A computer security consultant has been sentenced following a complex police investigation into indecent photographs of children.
On Friday 14 September 2018 he was sentenced to four months, suspended for two years.
McKeating was originally arrested in February 2016 on suspicion of possession of indecent material, and then bailed pending further investigation. Much of the computer hardware seized by North Yorkshire Police was encrypted, requiring considerable time and expertise to examine it. Some files and other information had been deleted, meaning recovery was only possible using specialist forensic software. In interview, the self-employed computer security consultant claimed the machines must have been remotely accessed or subjected to a virus, but officers found no evidence to support this.
Aside from the suspended prison sentence, Judge Paul Worsley QC also imposed a Sexual Harm Prevention Order of seven years’ duration. During sentencing, Judge Worsley said he was satisfied McKeating had offended for a number of years, adding: “You are clearly in denial and have clearly not been able to admit it to your wife and family.”
McKeating also has to pay prosecution costs and register as a sex offender.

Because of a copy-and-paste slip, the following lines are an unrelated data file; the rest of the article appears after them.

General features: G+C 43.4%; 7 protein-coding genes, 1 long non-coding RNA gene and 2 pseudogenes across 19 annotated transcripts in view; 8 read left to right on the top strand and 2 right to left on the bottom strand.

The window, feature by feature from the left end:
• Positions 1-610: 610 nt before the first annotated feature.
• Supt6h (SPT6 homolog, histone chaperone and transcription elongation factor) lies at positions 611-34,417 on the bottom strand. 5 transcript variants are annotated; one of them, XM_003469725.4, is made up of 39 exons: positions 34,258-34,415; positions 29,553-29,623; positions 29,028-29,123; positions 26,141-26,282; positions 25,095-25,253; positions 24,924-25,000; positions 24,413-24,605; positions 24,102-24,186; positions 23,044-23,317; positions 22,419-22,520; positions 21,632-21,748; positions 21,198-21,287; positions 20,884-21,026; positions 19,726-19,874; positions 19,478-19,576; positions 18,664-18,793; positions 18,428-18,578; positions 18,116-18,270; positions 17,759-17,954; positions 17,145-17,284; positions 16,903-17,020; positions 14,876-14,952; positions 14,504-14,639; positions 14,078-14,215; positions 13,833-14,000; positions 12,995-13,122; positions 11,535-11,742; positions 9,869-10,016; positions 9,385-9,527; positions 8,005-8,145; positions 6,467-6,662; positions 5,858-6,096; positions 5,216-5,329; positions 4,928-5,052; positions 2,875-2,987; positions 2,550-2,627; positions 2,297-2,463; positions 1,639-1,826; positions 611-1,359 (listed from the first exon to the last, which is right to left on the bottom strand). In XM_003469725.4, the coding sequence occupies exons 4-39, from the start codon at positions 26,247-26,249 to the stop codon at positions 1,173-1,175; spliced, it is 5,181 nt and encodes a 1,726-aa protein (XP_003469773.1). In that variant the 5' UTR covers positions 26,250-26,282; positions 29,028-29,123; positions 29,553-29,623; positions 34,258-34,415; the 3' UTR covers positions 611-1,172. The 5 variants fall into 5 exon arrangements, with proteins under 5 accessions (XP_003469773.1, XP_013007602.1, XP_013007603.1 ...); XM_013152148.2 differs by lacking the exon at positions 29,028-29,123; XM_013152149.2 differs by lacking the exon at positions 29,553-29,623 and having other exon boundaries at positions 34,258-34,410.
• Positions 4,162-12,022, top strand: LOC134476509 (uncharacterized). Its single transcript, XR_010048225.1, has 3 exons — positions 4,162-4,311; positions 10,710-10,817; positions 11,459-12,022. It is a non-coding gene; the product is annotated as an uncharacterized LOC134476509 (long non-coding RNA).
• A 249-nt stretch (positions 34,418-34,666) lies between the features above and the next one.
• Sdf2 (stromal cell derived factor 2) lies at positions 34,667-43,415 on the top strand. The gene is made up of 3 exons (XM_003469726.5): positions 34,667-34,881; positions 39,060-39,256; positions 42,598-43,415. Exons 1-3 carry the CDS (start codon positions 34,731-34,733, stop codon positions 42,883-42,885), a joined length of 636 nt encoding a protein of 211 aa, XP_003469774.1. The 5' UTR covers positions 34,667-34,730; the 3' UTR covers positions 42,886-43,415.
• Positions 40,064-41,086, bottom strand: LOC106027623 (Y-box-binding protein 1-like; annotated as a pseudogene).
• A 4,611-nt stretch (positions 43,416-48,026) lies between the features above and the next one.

The officer in the case, DC Vincent Formosa, of North Yorkshire Police, said:
Every indecent photograph is a result of a child suffering from abuse. A child is victimised not only when they are abused, but also every time that image is viewed.
The case was technically complex, involving sophisticated encryption techniques and I must applaud the efforts of North Yorkshire Police’s forensic investigators who put in months of work in unravelling the complex web of evidence.
This case sends a clear message that you can’t hide anonymously behind a screen – those who access these sickening images will be traced and prosecuted.
If you have concerns about someone’s online activity you can report it to CEOP, via www.ceop.police.uk or to the police by calling 101. CEOP’s Thinkuknow programme provides information for children, young people, parents and carers about staying safe online and preventing sexual abuse and exploitation.